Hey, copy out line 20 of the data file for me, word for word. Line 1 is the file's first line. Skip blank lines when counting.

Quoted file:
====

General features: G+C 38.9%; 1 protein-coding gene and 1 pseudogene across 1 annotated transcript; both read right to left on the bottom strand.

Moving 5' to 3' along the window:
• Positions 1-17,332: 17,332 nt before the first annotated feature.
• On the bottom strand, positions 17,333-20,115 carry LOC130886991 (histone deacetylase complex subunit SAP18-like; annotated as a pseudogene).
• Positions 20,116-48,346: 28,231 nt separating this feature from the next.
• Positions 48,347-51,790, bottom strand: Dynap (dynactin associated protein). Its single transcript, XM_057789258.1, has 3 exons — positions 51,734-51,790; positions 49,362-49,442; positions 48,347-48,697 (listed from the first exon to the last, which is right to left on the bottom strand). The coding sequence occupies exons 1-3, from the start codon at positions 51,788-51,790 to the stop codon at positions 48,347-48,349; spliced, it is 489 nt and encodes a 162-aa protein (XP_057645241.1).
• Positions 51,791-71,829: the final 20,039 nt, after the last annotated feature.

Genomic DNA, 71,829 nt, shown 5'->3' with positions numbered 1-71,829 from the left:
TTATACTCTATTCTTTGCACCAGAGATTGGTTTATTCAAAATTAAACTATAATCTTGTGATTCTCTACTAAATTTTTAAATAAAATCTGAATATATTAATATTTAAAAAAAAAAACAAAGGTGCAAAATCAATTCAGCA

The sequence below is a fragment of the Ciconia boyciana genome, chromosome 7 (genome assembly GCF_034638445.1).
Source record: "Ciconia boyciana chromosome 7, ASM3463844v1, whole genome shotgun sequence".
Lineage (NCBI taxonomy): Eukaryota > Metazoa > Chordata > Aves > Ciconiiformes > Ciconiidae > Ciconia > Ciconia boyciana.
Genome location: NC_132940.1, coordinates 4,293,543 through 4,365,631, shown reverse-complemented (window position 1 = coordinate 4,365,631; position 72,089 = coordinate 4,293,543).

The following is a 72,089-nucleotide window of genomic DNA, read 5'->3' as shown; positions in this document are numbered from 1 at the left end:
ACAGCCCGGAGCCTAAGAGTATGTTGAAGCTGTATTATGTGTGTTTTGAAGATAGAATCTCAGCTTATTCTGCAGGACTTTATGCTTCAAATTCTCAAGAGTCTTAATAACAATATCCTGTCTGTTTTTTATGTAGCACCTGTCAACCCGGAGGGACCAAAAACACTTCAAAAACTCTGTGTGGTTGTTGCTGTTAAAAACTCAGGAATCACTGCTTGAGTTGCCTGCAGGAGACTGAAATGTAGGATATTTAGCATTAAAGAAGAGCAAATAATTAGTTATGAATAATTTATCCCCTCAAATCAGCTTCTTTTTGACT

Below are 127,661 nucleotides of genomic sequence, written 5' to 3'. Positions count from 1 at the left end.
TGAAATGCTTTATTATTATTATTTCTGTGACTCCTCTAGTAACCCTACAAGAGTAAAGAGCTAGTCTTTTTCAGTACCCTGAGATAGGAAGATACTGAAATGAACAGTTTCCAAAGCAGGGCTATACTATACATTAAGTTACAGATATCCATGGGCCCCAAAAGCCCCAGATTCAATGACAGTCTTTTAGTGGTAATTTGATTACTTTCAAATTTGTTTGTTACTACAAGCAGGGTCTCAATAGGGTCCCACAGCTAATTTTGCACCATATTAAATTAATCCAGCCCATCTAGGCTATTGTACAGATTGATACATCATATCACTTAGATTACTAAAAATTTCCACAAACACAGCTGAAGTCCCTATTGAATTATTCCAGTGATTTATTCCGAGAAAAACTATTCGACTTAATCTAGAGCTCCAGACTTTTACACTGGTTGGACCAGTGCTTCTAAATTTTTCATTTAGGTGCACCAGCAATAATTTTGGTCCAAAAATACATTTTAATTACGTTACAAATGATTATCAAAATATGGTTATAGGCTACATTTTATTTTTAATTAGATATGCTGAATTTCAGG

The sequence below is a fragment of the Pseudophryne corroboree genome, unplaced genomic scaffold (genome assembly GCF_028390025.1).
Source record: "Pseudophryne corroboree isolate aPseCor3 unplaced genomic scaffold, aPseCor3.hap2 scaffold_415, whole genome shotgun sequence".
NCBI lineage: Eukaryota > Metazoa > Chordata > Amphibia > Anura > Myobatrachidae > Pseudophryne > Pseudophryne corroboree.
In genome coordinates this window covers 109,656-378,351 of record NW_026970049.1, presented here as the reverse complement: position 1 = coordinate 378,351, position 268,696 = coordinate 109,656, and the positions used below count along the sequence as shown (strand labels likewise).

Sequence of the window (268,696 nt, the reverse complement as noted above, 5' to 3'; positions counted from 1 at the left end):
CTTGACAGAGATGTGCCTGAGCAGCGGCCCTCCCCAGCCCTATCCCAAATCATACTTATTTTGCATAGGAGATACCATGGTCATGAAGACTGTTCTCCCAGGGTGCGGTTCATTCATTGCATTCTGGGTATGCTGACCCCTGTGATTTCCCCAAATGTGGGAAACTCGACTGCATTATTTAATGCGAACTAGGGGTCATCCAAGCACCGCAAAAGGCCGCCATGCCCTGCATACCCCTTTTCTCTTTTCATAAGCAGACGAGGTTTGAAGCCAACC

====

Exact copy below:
NCBI lineage: Eukaryota > Metazoa > Chordata > Amphibia > Anura > Myobatrachidae > Pseudophryne > Pseudophryne corroboree.